Under-riders do something else entirely. Fearing mistakes, they make no decisions at all, or they trade a good, active pace for the false sense of security you get from a (too) composed canter. Some riders pick their way around courses adding the whole time or getting stuck in the corners. Riders whose show anxiety causes them to become indecisive don’t need to relax or cheer themselves on as much as they need to learn to better tolerate mistakes and grasp the irony that you make a lot more of them by not deciding than by deciding poorly. By going into that show ring committed to riding assertively if nothing else, they’ll be far more able—even if still nervous—to bring forward the skills of execution they have at their disposal when riding, say, at home. Even helping them focus less on finding the fence, and more on rhythm and track, would be ever more useful than having them visualize some imaginary round that distracts them from creating the round in real time.

A New Approach

Let’s use the example of the big eq junior riders qualified for year-end equitation finals to look at how this sport psychology approach might look different from more conventional ones in terms of addressing the (not uncommon) issue of perfectionism, that second cousin to anxiety. These riders typically share a handful of traits: They’re high achievers, academically advanced, very organized and responsible and, very often, perfectionists. Wanting to be even more perfect in the classes that matter the most, many juniors fall victim to the affliction of riding to avoid making mistakes. This, of course, usually translates in the show ring to an overly conservative, under-paced round, lacking the bold ride and brilliance that got them there in the first place.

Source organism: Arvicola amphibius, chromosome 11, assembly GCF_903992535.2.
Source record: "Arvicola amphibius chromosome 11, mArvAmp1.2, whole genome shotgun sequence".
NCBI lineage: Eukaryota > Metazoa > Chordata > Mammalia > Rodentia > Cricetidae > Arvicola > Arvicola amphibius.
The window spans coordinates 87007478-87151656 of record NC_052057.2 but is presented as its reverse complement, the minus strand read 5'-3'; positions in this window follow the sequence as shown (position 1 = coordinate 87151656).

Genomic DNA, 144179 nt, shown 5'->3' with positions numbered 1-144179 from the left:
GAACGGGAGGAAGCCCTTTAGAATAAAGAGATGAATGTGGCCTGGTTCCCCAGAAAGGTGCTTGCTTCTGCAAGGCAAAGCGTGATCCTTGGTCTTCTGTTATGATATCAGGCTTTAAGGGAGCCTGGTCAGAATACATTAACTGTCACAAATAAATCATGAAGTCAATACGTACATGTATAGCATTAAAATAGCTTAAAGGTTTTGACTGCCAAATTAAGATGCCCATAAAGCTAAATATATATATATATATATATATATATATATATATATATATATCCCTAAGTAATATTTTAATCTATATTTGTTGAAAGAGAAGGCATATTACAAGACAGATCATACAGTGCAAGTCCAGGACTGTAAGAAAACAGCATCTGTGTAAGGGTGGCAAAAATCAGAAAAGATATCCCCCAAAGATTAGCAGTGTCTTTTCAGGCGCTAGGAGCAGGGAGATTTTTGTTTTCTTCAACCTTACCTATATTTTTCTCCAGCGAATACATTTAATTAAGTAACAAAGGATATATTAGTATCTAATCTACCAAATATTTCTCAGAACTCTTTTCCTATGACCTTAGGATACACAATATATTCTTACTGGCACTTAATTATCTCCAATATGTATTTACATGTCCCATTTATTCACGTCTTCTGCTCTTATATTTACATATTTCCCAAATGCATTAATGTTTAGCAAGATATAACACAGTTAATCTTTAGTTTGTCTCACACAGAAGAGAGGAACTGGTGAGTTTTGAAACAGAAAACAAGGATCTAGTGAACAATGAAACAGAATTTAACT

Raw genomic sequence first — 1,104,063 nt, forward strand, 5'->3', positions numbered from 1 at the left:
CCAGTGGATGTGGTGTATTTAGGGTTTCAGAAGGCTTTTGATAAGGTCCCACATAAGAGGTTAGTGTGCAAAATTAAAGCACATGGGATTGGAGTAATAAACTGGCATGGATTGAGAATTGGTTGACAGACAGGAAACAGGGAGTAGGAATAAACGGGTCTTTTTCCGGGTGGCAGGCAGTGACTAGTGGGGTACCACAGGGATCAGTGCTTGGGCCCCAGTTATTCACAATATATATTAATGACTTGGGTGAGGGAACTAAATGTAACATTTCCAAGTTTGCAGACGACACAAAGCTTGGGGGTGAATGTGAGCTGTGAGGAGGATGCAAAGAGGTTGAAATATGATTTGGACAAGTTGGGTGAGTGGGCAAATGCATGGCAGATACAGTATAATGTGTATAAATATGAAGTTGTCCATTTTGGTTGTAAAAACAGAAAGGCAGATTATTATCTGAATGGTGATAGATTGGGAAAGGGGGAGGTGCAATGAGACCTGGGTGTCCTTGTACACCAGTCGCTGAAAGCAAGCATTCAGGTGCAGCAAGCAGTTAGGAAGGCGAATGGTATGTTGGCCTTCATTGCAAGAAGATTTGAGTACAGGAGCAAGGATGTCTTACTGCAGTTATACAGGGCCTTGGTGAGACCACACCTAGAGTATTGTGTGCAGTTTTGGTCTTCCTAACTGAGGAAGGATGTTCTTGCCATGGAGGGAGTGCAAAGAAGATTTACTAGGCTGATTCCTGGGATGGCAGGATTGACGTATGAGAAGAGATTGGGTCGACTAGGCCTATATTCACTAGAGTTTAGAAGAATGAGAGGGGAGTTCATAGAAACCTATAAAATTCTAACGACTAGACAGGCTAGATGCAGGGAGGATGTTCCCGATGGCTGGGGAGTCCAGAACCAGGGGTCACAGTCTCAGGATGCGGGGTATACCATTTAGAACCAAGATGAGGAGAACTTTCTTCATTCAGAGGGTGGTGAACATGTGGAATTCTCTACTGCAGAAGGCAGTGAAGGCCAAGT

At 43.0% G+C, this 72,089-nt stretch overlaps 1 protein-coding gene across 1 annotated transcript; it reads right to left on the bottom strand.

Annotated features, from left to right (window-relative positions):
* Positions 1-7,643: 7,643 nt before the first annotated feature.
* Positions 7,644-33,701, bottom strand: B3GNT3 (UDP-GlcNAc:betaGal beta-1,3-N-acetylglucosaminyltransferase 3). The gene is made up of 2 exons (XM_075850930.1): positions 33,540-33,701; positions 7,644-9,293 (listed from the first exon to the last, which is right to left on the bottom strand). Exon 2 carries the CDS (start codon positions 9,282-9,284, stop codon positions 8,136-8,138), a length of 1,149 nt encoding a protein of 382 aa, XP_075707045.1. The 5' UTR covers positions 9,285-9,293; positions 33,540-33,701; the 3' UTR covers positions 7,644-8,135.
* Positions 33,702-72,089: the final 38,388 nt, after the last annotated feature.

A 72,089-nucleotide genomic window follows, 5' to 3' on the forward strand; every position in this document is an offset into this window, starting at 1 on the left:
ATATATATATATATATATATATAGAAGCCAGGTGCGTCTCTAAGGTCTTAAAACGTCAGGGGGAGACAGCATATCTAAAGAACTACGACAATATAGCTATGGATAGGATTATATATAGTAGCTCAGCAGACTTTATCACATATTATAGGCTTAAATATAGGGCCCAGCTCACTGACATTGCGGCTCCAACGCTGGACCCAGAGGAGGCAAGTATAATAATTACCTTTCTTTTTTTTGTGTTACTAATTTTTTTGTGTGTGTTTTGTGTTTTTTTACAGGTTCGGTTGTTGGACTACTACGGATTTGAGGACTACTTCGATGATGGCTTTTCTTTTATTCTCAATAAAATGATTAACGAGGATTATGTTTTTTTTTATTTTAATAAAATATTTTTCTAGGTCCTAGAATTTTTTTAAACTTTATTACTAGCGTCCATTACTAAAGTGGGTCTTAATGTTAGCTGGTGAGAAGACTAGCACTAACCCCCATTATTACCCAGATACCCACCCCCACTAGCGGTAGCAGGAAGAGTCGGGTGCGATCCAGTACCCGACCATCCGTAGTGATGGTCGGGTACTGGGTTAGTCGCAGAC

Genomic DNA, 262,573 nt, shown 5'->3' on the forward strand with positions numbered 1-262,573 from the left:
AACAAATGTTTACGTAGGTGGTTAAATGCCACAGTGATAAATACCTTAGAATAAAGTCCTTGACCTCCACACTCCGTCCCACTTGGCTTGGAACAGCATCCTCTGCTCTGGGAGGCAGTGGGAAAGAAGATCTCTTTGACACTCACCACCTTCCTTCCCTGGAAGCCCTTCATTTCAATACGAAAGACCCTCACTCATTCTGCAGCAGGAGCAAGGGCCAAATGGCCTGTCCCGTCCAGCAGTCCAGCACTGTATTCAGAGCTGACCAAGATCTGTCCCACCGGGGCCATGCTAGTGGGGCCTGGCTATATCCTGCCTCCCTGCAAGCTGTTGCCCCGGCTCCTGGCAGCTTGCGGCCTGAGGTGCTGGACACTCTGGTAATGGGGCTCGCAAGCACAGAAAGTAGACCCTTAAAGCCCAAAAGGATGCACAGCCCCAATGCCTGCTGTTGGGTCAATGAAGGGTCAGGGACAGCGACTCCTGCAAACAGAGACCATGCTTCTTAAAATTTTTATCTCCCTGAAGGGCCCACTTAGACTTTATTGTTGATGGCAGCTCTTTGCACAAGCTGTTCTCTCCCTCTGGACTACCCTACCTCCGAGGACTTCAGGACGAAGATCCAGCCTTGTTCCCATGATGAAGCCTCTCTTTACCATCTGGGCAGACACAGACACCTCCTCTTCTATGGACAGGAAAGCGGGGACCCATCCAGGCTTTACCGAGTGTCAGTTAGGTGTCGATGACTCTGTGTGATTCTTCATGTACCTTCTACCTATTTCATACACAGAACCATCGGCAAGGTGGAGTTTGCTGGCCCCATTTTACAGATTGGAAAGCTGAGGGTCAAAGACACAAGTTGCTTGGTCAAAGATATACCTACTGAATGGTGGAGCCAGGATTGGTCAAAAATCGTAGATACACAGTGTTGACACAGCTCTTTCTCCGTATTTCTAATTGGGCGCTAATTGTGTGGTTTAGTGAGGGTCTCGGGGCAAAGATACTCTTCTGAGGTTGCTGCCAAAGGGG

Some consultants might choose to work with these riders on their confidence levels, others on helping them to relax while showing. Some will have them visualize their perfect round while others will tether them to time- consuming rituals or assignments such as journaling.

I’d suggest something entirely different. Knowing that these kids are going to be nervous no matter what, I would pass on the relaxation and self-affirmations and go immediately to figuring out, first, how a particular rider’s show nerves will affect her as she goes into that finals ring, as explained above. But it’s the perfectionism especially that I try to disempower.

“Perfectionism is not your friend,” I whisper to these juniors. “You don’t want to be perfect in there. You want to be workmanlike—intentional, assertive, decisive. That’s your mindset, and that’s your ride.” I’ve found kids to take this stuff and just run with it.

Learning to ride well despite feeling anxious may not sound as attractive as riding without anxiety, but it is a lot more attainable. Besides, who do you know who’s really relaxed at horse shows? The only ones I’ve ever known to be relaxed were the ones who got there by “accident”—they were thrown into the ring on a strange horse at the last second or were riding under other unforeseen circumstances that made their expectations (and everyone else’s), well, soft. For the rest of us, once an outcome really matters, everything changes, including and especially our anxiety levels. That’s just human nature.